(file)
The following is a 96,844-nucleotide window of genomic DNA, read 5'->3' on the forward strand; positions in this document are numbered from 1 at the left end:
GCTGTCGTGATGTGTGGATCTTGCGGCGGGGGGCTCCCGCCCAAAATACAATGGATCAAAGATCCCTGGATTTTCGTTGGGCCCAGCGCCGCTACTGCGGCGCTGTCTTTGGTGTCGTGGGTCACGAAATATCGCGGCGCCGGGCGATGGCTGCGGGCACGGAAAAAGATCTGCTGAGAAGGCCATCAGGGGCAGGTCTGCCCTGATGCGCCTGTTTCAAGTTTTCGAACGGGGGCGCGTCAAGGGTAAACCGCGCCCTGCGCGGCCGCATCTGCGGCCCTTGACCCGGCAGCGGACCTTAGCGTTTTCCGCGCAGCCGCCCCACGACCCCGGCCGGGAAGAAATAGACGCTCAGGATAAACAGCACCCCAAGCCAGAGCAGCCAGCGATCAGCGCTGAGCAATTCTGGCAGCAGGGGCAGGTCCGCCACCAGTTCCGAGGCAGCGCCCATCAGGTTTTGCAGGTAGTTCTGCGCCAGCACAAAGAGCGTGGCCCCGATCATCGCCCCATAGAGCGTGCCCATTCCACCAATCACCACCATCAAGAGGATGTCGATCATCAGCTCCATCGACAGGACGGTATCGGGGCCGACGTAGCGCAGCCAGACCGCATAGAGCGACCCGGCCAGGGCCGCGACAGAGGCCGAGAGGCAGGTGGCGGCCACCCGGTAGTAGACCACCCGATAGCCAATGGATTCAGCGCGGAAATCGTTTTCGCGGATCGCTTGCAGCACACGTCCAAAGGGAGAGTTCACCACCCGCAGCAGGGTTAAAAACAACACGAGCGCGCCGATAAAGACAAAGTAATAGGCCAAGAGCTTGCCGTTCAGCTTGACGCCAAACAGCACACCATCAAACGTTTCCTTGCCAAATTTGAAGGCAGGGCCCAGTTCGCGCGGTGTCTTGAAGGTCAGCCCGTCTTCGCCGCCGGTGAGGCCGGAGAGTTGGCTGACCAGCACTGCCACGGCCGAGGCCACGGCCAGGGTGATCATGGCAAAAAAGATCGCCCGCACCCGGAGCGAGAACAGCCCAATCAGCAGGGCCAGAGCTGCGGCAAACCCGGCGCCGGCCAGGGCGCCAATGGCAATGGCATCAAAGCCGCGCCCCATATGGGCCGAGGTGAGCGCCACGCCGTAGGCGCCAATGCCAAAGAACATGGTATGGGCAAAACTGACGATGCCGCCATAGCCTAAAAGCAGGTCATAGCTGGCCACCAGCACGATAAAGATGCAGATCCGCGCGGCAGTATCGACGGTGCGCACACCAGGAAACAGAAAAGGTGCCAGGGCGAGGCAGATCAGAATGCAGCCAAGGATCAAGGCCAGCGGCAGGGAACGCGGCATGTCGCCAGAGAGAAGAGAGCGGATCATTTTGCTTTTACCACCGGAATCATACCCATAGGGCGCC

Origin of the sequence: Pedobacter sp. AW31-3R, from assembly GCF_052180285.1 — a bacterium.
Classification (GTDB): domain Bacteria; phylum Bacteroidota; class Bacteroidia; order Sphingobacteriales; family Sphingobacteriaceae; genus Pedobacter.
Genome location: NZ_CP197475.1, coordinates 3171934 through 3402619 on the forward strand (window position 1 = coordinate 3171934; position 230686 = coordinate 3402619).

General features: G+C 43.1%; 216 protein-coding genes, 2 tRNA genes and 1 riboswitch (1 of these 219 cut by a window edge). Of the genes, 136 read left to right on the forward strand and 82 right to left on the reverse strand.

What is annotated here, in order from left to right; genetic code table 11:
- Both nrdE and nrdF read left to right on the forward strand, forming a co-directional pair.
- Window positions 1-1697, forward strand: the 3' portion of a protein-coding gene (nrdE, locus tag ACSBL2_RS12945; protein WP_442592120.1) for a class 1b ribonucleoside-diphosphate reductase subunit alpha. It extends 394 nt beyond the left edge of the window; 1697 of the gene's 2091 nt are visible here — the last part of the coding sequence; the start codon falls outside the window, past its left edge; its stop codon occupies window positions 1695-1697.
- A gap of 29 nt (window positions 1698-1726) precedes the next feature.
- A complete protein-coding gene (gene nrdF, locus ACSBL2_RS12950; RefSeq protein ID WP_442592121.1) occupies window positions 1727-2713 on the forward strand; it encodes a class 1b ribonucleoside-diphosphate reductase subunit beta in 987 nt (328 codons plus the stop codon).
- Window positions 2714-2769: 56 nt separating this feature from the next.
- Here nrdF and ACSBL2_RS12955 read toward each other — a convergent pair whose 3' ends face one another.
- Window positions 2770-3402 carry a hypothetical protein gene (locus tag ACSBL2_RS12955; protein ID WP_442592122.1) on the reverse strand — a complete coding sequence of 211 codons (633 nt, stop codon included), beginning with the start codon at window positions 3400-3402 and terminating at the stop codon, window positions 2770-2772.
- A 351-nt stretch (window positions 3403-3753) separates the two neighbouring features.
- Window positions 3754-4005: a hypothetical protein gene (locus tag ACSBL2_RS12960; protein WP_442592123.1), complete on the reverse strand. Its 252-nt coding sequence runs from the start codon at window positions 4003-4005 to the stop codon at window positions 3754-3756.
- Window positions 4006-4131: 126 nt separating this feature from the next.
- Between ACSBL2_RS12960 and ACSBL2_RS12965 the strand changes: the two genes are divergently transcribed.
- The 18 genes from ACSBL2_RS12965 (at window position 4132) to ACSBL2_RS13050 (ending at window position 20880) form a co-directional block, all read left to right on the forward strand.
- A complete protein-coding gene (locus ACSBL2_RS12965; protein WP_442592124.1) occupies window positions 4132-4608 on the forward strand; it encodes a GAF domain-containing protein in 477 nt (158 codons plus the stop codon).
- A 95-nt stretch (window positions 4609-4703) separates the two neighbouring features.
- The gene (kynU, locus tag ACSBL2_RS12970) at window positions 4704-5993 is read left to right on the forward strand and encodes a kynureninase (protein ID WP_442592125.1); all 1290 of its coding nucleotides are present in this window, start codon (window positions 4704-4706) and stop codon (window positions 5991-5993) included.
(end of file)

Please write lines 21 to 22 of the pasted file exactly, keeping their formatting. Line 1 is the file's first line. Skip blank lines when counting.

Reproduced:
- A 95-nt stretch (window positions 4609-4703) separates the two neighbouring features.
- The gene (kynU, locus tag ACSBL2_RS12970) at window positions 4704-5993 is read left to right on the forward strand and encodes a kynureninase (protein ID WP_442592125.1); all 1290 of its coding nucleotides are present in this window, start codon (window positions 4704-4706) and stop codon (window positions 5991-5993) included.